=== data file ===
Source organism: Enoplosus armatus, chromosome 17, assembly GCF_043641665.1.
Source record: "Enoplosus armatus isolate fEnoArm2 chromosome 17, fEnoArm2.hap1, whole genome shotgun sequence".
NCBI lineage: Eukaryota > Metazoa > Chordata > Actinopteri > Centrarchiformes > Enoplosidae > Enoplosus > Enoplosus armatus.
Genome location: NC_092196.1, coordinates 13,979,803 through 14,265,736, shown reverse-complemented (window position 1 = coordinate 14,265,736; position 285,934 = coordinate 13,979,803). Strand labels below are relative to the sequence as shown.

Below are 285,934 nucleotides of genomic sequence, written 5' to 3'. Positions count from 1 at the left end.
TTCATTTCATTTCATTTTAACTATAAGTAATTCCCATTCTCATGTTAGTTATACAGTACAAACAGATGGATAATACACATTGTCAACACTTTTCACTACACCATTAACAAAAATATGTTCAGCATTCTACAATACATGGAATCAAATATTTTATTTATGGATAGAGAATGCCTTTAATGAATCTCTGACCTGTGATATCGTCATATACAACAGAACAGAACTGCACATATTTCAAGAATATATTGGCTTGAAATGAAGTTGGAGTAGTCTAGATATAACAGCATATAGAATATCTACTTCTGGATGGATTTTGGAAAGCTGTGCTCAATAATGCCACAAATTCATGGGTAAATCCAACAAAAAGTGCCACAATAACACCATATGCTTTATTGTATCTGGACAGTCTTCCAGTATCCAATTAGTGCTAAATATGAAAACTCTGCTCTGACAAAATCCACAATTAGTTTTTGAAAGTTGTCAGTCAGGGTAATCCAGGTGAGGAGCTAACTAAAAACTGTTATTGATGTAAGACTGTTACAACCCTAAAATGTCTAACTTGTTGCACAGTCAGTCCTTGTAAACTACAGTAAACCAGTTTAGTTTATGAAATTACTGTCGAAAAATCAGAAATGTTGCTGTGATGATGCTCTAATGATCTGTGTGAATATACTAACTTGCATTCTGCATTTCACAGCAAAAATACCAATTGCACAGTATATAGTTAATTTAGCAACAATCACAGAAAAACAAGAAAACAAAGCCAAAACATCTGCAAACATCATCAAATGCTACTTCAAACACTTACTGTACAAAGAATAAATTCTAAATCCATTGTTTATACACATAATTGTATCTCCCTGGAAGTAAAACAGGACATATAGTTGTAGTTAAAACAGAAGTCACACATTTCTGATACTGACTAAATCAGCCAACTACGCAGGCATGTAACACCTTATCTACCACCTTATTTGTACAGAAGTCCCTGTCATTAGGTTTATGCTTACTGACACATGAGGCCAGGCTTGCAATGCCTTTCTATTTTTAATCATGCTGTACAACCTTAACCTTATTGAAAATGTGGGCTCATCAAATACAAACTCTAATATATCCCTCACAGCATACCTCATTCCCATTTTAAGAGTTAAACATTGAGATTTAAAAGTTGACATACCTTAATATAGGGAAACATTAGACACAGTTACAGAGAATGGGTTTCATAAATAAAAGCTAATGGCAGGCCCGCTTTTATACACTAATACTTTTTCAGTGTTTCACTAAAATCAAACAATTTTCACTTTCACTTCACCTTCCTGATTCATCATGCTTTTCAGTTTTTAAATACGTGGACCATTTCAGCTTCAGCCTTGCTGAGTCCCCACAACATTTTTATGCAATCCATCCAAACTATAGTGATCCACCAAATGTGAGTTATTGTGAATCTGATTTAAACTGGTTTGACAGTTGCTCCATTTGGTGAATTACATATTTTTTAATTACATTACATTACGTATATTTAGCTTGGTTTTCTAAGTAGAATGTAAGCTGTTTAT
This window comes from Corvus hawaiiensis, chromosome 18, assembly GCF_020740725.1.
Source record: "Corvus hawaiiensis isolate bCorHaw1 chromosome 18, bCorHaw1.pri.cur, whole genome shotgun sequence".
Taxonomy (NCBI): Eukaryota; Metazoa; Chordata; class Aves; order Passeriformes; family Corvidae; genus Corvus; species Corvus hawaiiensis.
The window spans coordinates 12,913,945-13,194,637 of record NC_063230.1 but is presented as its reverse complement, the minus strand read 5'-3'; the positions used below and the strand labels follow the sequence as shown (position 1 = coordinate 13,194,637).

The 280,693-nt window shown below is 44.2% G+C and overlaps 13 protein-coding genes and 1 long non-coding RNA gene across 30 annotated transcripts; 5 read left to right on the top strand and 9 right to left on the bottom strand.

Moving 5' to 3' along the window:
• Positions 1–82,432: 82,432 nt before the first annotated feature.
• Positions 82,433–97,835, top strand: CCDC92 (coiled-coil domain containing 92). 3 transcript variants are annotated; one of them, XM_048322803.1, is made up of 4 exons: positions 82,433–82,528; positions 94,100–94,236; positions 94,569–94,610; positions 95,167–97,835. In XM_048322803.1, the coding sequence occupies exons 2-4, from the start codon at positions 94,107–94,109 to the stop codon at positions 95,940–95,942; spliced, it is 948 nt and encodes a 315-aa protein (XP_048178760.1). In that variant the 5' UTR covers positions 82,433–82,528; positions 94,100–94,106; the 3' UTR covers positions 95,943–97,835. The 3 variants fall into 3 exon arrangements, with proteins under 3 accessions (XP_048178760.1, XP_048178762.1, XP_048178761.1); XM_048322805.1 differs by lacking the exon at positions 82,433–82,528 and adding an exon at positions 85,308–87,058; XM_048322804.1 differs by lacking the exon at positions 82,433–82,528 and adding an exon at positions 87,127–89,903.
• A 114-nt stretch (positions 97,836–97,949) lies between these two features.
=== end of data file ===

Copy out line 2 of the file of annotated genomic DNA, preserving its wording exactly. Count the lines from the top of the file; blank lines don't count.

Source record: "Enoplosus armatus isolate fEnoArm2 chromosome 17, fEnoArm2.hap1, whole genome shotgun sequence".